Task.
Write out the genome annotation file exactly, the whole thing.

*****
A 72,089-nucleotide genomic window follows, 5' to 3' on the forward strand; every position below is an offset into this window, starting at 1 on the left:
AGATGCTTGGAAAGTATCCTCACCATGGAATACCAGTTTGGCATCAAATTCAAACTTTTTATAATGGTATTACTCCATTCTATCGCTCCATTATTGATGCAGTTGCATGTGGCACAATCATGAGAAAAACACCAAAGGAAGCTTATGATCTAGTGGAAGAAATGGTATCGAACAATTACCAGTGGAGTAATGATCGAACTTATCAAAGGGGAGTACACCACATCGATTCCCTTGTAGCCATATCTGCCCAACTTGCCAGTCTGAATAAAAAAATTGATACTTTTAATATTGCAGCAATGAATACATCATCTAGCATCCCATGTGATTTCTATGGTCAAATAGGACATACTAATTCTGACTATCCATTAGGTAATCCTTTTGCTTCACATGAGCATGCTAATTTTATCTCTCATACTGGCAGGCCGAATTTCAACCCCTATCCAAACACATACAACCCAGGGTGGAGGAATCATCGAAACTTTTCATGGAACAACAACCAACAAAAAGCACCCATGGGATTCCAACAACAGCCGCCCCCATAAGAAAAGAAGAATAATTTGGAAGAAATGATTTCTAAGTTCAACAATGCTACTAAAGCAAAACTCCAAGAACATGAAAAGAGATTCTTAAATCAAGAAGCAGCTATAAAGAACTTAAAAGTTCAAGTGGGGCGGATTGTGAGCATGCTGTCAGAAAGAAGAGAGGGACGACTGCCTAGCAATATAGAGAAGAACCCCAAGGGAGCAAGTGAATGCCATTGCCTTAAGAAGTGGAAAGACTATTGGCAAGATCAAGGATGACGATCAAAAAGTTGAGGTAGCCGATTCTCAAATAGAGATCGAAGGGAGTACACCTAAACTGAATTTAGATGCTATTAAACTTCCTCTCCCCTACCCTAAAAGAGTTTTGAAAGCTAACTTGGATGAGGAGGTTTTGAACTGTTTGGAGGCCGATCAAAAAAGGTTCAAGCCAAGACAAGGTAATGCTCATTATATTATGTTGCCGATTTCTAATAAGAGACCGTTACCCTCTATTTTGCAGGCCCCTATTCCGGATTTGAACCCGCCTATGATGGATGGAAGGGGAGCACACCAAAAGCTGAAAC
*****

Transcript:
A 72,089-nucleotide genomic window follows, 5' to 3' on the forward strand; every position below is an offset into this window, starting at 1 on the left:
AGATGCTTGGAAAGTATCCTCACCATGGAATACCAGTTTGGCATCAAATTCAAACTTTTTATAATGGTATTACTCCATTCTATCGCTCCATTATTGATGCAGTTGCATGTGGCACAATCATGAGAAAAACACCAAAGGAAGCTTATGATCTAGTGGAAGAAATGGTATCGAACAATTACCAGTGGAGTAATGATCGAACTTATCAAAGGGGAGTACACCACATCGATTCCCTTGTAGCCATATCTGCCCAACTTGCCAGTCTGAATAAAAAAATTGATACTTTTAATATTGCAGCAATGAATACATCATCTAGCATCCCATGTGATTTCTATGGTCAAATAGGACATACTAATTCTGACTATCCATTAGGTAATCCTTTTGCTTCACATGAGCATGCTAATTTTATCTCTCATACTGGCAGGCCGAATTTCAACCCCTATCCAAACACATACAACCCAGGGTGGAGGAATCATCGAAACTTTTCATGGAACAACAACCAACAAAAAGCACCCATGGGATTCCAACAACAGCCGCCCCCATAAGAAAAGAAGAATAATTTGGAAGAAATGATTTCTAAGTTCAACAATGCTACTAAAGCAAAACTCCAAGAACATGAAAAGAGATTCTTAAATCAAGAAGCAGCTATAAAGAACTTAAAAGTTCAAGTGGGGCGGATTGTGAGCATGCTGTCAGAAAGAAGAGAGGGACGACTGCCTAGCAATATAGAGAAGAACCCCAAGGGAGCAAGTGAATGCCATTGCCTTAAGAAGTGGAAAGACTATTGGCAAGATCAAGGATGACGATCAAAAAGTTGAGGTAGCCGATTCTCAAATAGAGATCGAAGGGAGTACACCTAAACTGAATTTAGATGCTATTAAACTTCCTCTCCCCTACCCTAAAAGAGTTTTGAAAGCTAACTTGGATGAGGAGGTTTTGAACTGTTTGGAGGCCGATCAAAAAAGGTTCAAGCCAAGACAAGGTAATGCTCATTATATTATGTTGCCGATTTCTAATAAGAGACCGTTACCCTCTATTTTGCAGGCCCCTATTCCGGATTTGAACCCGCCTATGATGGATGGAAGGGGAGCACACCAAAAGCTGAAAC